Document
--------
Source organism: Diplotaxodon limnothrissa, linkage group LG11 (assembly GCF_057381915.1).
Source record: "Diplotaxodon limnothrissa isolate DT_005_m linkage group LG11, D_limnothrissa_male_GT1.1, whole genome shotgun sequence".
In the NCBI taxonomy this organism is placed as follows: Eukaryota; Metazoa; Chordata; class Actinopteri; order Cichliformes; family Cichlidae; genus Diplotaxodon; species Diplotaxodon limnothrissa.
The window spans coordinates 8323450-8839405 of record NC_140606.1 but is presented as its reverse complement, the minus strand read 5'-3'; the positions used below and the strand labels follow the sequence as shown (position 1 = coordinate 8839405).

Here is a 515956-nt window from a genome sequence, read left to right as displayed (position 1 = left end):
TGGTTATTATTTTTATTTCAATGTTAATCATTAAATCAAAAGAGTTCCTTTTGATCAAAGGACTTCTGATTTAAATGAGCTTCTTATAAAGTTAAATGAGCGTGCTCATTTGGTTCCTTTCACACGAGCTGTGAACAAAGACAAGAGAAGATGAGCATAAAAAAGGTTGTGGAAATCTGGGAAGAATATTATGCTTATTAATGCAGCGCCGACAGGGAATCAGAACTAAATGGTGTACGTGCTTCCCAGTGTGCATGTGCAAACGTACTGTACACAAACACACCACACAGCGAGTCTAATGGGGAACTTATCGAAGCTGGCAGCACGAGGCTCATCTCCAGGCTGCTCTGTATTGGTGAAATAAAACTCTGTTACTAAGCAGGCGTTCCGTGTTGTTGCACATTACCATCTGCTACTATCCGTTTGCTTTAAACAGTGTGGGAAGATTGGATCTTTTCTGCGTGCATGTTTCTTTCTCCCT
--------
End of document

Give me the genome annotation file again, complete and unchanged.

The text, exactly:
Source organism: Diplotaxodon limnothrissa, linkage group LG11 (assembly GCF_057381915.1).
Source record: "Diplotaxodon limnothrissa isolate DT_005_m linkage group LG11, D_limnothrissa_male_GT1.1, whole genome shotgun sequence".
In the NCBI taxonomy this organism is placed as follows: Eukaryota; Metazoa; Chordata; class Actinopteri; order Cichliformes; family Cichlidae; genus Diplotaxodon; species Diplotaxodon limnothrissa.
The window spans coordinates 8323450-8839405 of record NC_140606.1 but is presented as its reverse complement, the minus strand read 5'-3'; the positions used below and the strand labels follow the sequence as shown (position 1 = coordinate 8839405).

Here is a 515956-nt window from a genome sequence, read left to right as displayed (position 1 = left end):
TGGTTATTATTTTTATTTCAATGTTAATCATTAAATCAAAAGAGTTCCTTTTGATCAAAGGACTTCTGATTTAAATGAGCTTCTTATAAAGTTAAATGAGCGTGCTCATTTGGTTCCTTTCACACGAGCTGTGAACAAAGACAAGAGAAGATGAGCATAAAAAAGGTTGTGGAAATCTGGGAAGAATATTATGCTTATTAATGCAGCGCCGACAGGGAATCAGAACTAAATGGTGTACGTGCTTCCCAGTGTGCATGTGCAAACGTACTGTACACAAACACACCACACAGCGAGTCTAATGGGGAACTTATCGAAGCTGGCAGCACGAGGCTCATCTCCAGGCTGCTCTGTATTGGTGAAATAAAACTCTGTTACTAAGCAGGCGTTCCGTGTTGTTGCACATTACCATCTGCTACTATCCGTTTGCTTTAAACAGTGTGGGAAGATTGGATCTTTTCTGCGTGCATGTTTCTTTCTCCCT